Ten top tips for campsite cooking
In a summer camping special, the Food Programme spent a night around a Monmouthshire campfire, discovering the possibilities of food and drink in the great outdoors, and the joys of campfire cooking.
Feel inspired to spend a night or two under the stars yourself? Then grab a portable stove or gather up some firewood and take a look at these handy tips for al fresco feasting.
1. Forage for food
Wherever you pitch up, it might be worth taking a stroll before dinner and seeing what edible plant life there is nearby. You might get lucky! Keep your eyes peeled for wild strawberries, wild garlic, gooseberries, apples, dandelions and mushrooms. But before eating any wild plant, be 100% sure it's not poisonous. Take a good book to help you identify things and if in doubt, give it a miss!
2. Keep your matches dry
The fire’s constructed, the food is in the pot, and your tummy’s rumbling. But it’s been drizzling all day and the matches are damp. Disaster! Avoid a crisis by keeping your matchbox in a sandwich bag, or by bringing a reliable lighter or two. And to help a campfire on its way on a damp day, pre-prepare homemade firelighters by soaking cotton wool pads in wax. It also means you’ll never be short of an ear plug when your fellow camper starts snoring…
3. Chop your food on a Frisbee
The lip round the edge makes the Frisbee a handy cross between a bowl and a chopping board, and stops food from flying off on a breezy day. It’s a light alternative to a wooden board, means there’s less to pack and it might even trick the kids into getting involved with the food prep. So pop that Frisbee in your rucksack. Go on, chop, chop!
4. Beware of the wildlife
Make sure all your perishables are packed away at night, safely concealed from any opportunistic animals. No one wants a rude awakening from a scavenging squirrel or a hungry badger. One technique for keeping food off the ground, away from any four-legged friends or creepy crawlies, is to wrap it in a plastic bag and hang it from the branch of a nearby tree. It might just flummox a greedy human too.
5. Pack a snack (or ten)
Cooking on a campfire or a trangia can be great fun but it’s far from fast. And low blood sugar will result in even slower progress. So make sure you supplement your meals with some handy, high-calorie foods that don’t involve any prep. Bring out the biltong and cured meats for a savoury snack, or nuts and dried fruits will provide a vital energy boost.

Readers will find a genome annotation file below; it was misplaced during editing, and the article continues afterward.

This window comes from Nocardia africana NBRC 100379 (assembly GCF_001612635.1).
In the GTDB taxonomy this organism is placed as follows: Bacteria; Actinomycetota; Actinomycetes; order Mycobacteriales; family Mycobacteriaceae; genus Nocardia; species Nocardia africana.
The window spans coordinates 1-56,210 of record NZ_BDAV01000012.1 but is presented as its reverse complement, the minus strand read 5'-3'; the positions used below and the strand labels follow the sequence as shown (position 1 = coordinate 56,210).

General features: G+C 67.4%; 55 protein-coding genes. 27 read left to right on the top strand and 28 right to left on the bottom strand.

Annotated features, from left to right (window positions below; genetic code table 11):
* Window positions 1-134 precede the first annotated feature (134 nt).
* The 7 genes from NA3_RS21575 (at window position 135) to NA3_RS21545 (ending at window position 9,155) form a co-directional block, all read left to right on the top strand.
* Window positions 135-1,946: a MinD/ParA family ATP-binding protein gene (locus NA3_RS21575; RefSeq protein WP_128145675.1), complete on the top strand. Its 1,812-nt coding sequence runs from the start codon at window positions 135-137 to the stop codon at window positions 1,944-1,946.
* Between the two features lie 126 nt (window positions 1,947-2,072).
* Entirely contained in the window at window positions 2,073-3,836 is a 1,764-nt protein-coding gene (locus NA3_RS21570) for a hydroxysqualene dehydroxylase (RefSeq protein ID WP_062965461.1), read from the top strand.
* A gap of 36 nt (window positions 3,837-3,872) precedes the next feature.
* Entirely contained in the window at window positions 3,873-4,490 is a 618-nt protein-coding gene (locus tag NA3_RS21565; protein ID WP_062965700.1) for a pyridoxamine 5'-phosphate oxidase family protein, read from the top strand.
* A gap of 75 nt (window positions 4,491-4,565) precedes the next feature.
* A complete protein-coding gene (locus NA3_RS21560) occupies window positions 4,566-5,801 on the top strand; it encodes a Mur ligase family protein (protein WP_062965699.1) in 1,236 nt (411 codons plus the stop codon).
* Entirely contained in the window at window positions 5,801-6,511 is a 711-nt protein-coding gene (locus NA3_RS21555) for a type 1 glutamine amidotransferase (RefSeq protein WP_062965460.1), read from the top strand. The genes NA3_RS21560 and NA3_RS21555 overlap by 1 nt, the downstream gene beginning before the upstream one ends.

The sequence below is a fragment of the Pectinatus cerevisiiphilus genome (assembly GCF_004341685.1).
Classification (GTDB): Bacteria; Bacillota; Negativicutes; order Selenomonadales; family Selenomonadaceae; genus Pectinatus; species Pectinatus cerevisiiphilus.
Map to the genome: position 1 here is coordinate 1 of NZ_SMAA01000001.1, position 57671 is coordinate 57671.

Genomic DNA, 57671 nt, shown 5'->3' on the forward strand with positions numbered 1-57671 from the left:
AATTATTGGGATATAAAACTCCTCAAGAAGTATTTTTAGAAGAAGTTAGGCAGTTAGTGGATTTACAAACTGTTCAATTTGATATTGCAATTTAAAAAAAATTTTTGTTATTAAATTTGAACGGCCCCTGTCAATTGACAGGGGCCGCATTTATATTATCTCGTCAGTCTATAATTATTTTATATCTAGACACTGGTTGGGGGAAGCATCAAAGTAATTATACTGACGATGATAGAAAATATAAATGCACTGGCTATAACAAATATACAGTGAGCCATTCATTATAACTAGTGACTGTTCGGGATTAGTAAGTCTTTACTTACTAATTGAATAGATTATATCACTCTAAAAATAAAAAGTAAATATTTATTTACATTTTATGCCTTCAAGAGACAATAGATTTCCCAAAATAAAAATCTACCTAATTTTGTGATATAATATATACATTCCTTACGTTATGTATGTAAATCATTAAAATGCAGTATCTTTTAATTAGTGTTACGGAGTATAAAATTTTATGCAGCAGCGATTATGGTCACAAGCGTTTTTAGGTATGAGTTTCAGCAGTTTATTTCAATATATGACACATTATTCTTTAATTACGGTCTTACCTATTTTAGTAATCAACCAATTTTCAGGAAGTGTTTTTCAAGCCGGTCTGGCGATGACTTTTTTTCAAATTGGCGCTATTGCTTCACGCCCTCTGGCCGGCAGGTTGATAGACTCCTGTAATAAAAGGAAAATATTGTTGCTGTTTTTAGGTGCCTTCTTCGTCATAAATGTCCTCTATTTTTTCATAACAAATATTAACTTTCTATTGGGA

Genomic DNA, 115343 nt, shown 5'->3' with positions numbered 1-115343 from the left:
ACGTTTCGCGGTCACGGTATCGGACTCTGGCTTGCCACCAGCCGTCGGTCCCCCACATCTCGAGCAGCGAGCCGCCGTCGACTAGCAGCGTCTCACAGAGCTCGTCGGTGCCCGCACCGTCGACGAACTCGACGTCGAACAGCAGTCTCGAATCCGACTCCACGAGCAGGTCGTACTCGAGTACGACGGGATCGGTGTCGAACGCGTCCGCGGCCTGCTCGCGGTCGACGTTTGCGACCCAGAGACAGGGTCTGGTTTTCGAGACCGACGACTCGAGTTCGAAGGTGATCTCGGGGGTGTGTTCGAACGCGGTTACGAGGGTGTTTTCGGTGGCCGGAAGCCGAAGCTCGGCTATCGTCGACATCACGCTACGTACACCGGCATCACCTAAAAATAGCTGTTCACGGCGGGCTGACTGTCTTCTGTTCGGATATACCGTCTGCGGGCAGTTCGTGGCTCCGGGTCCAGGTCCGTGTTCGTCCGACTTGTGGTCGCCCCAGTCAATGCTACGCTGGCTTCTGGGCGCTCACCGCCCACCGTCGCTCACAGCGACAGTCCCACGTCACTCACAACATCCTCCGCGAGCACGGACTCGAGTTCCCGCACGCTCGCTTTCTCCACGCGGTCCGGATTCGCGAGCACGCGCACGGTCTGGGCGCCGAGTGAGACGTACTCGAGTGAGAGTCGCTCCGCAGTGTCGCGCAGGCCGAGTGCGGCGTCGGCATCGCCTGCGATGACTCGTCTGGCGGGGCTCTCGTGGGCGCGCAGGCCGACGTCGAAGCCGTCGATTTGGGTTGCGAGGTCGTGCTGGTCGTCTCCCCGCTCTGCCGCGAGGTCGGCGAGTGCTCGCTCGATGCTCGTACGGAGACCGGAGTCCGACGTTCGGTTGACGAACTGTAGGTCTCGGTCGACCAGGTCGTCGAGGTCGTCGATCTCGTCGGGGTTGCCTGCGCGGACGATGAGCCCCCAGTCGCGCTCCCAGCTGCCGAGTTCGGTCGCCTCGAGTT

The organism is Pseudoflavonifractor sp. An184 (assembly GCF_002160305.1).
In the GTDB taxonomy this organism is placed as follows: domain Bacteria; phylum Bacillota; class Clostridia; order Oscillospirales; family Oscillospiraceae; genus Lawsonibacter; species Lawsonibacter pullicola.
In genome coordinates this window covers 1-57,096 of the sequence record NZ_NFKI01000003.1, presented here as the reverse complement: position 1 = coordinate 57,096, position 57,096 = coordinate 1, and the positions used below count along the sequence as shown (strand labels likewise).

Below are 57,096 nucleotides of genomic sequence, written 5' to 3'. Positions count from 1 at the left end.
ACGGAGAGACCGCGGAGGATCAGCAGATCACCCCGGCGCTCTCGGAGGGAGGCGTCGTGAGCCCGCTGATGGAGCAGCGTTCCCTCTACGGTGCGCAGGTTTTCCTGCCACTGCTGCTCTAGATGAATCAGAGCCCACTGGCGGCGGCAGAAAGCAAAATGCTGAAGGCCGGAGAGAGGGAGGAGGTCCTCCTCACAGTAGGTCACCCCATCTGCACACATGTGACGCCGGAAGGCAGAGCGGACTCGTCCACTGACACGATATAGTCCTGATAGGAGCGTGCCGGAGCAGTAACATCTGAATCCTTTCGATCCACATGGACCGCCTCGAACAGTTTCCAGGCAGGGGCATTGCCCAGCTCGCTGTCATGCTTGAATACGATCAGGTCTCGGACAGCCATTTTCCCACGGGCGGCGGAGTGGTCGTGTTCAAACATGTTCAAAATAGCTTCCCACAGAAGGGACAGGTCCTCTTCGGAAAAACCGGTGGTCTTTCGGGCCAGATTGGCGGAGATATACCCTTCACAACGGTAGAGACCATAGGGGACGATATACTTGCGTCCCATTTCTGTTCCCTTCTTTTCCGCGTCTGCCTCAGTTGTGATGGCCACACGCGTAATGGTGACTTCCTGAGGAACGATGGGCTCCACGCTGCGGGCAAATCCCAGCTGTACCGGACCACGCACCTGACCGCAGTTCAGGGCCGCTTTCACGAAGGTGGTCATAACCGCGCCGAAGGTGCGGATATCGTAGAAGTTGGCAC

6. Protect your hands
Pots and pans on an open fire will get hot! At all costs avoid using a wet tea towel, an old jumper or the end of your sleeping bag and pack your oven gloves.
7. Make an outdoor oven
If you’re cooking over a fire, you can turn your saucepan into a makeshift oven by (carefully) popping hot coals on the lid. This way you can drop some dumplings on top of your stew and bake them to perfection.
8. Spice things up
Pack a bag of chilli flakes and sprinkle liberally to transform even the blandest of campfire dishes into a taste explosion. And if you want to bring a wider range of herbs and spices then an old Tic Tac box makes the perfect portable container.
9. Don’t forget the marshmallows
They provide the perfect pudding for a night under the stars, and a sociable one at that. Genevieve Taylor, the author of How to Eat Outside, recommends attaching charity shop forks to the end of bamboo cane so the kids can safely cook marshmallows over the flames without singeing any eyebrows.
10. Have a back-up plan
Of course, summertime in Britain doesn’t automatically mean sunshine. And even the most seasoned of campers will struggle to get a fire blazing or keep a stove alight in driving wind and rain. So make sure you’ve got the means to rustle up an emergency cheese and pickle sandwich from inside the tent. And it probably wouldn’t hurt to look up the number of the local takeaway before setting off…
Pitch perfect: Phoebe Smith reveals the secrets of wild camping.